The group also argues that Nye takes attention away from the breadth of scientific endeavors that could use public support, all to keep himself in the public eye.
The group was heard loud and clear; the backlash was swift.
“Bill Nye, who is basically an entertainer, is the public face of science, for better or worse.”
“There have been a lot of loud people who disagreed with what we said,” Kelly Fleming, Ph.D., a science and technology fellow at the American Association for the Advancement of Science, 500 Women Scientists board member, and co-editor of the op-ed, tells Inverse. “But overall it’s been positive. The positive just wasn’t as loud as the negative.”
On the 500 Women Scientists Facebook page, the critics were loud indeed.
The March for Science secret Facebook group, a related page, received such harsh feedback that moderators had to intervene. “There was a lot of hostility, and eventually the moderators had to shut down discussion and comments on that thread because it was getting really out of hand,” says Vijayaraghavan.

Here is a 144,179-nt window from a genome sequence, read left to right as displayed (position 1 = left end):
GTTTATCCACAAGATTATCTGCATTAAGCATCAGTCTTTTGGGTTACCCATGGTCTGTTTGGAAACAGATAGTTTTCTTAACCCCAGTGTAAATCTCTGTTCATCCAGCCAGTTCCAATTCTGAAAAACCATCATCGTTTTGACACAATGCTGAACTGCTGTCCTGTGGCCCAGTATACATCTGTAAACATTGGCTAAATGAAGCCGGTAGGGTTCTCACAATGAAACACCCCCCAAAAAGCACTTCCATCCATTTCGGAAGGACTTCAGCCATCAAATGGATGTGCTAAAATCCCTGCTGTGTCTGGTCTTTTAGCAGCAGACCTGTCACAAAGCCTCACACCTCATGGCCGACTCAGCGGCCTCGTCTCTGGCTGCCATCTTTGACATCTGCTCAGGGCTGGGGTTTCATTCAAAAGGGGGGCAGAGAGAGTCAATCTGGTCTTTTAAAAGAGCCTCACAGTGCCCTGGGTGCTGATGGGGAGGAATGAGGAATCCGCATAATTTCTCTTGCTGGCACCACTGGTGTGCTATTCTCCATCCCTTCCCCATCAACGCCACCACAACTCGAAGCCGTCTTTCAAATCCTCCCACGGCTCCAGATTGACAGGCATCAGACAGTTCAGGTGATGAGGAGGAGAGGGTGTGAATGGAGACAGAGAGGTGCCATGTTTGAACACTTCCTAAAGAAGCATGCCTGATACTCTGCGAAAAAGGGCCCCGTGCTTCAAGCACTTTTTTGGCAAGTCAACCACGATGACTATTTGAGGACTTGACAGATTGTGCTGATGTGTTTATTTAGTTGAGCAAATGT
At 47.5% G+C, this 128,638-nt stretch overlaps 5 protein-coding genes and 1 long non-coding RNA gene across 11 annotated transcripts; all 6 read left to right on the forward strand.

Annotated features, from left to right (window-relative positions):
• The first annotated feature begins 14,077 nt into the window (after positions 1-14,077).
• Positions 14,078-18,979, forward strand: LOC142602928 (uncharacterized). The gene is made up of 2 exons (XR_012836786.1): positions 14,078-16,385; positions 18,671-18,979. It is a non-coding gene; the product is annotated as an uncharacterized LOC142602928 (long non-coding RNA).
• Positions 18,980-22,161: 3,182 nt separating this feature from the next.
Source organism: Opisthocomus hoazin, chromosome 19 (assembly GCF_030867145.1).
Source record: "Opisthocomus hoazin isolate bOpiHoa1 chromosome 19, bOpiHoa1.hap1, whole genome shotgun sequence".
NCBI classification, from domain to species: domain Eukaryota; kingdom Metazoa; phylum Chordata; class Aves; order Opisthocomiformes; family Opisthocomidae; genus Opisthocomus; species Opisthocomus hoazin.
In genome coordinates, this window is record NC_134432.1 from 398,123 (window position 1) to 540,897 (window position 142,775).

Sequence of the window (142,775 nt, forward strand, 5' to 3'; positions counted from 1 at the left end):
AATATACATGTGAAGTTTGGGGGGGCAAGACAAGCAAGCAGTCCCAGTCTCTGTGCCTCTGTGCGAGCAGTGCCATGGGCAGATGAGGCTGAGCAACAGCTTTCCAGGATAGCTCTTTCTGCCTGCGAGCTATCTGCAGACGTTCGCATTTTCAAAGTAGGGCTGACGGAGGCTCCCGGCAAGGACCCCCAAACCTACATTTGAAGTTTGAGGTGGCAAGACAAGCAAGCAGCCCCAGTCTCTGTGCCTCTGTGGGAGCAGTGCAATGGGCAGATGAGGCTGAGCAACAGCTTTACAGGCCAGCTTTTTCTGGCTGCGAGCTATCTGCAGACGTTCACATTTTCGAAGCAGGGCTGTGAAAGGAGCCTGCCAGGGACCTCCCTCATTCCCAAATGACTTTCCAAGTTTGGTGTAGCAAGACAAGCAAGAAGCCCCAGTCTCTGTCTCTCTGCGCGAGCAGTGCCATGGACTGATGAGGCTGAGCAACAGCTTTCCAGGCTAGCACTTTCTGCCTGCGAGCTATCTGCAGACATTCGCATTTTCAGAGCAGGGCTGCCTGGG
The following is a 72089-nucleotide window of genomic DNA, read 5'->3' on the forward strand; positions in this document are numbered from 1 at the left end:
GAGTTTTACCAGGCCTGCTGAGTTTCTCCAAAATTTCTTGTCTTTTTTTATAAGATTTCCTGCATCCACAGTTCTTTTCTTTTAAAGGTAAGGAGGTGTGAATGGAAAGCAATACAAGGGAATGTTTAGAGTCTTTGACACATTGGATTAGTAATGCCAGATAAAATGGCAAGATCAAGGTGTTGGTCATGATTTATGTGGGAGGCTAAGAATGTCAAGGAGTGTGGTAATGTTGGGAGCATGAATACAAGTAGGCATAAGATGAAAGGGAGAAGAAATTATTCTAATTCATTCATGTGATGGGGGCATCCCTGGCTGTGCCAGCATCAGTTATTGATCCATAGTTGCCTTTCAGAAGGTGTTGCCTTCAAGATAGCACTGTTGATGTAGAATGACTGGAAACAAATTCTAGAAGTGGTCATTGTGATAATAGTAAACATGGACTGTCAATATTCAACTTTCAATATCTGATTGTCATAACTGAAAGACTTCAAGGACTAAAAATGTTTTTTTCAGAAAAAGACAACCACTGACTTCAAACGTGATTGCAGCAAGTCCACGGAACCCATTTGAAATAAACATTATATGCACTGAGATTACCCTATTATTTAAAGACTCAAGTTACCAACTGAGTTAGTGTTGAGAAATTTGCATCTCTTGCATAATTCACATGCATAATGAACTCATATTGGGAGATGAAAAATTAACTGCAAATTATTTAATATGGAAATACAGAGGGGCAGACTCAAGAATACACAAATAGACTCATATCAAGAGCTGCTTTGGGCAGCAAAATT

On Twitter, one commenter went so far as to compare the 500 Women Scientists group to Nazi scientists, calling their piece an attempt to blacklist Nye in a sort of ideological purification.
It wasn’t just the supporters of the science community that spoke up. Creationist and science denier Ken Ham took the opportunity to argue that the op-ed was an example of liberal politics spiraling out of control. Nye debated Ham on public TV in 2014 — an event that, the 500 Women Scientists note in the op-ed, helped Ham raise the money he needed to build his Creation Museum in Kentucky.
Even less heated readers were quick to dismiss the authors’ claims, arguing that the best option for Nye and the rest of the scientific community is to continue attempting to work alongside politicians.